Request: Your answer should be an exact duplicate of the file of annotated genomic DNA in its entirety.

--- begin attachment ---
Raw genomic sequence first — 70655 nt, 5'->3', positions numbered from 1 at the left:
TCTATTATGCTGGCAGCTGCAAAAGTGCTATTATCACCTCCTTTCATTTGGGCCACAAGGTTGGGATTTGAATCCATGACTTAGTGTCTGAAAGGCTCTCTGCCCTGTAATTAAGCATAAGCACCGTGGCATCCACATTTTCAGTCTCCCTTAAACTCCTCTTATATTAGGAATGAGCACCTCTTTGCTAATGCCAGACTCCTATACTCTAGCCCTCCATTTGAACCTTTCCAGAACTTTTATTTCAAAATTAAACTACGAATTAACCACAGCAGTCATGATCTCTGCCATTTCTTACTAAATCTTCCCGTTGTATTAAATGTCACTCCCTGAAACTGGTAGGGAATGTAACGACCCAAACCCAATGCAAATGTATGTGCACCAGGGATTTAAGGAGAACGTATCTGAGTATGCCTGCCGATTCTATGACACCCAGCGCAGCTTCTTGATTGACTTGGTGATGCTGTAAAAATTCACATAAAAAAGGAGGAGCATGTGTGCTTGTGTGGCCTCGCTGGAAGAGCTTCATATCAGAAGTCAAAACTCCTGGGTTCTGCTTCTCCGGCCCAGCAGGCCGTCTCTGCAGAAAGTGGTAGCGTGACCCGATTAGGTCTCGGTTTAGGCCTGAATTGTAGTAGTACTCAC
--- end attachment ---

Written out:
Raw genomic sequence first — 70655 nt, 5'->3', positions numbered from 1 at the left:
TCTATTATGCTGGCAGCTGCAAAAGTGCTATTATCACCTCCTTTCATTTGGGCCACAAGGTTGGGATTTGAATCCATGACTTAGTGTCTGAAAGGCTCTCTGCCCTGTAATTAAGCATAAGCACCGTGGCATCCACATTTTCAGTCTCCCTTAAACTCCTCTTATATTAGGAATGAGCACCTCTTTGCTAATGCCAGACTCCTATACTCTAGCCCTCCATTTGAACCTTTCCAGAACTTTTATTTCAAAATTAAACTACGAATTAACCACAGCAGTCATGATCTCTGCCATTTCTTACTAAATCTTCCCGTTGTATTAAATGTCACTCCCTGAAACTGGTAGGGAATGTAACGACCCAAACCCAATGCAAATGTATGTGCACCAGGGATTTAAGGAGAACGTATCTGAGTATGCCTGCCGATTCTATGACACCCAGCGCAGCTTCTTGATTGACTTGGTGATGCTGTAAAAATTCACATAAAAAAGGAGGAGCATGTGTGCTTGTGTGGCCTCGCTGGAAGAGCTTCATATCAGAAGTCAAAACTCCTGGGTTCTGCTTCTCCGGCCCAGCAGGCCGTCTCTGCAGAAAGTGGTAGCGTGACCCGATTAGGTCTCGGTTTAGGCCTGAATTGTAGTAGTACTCAC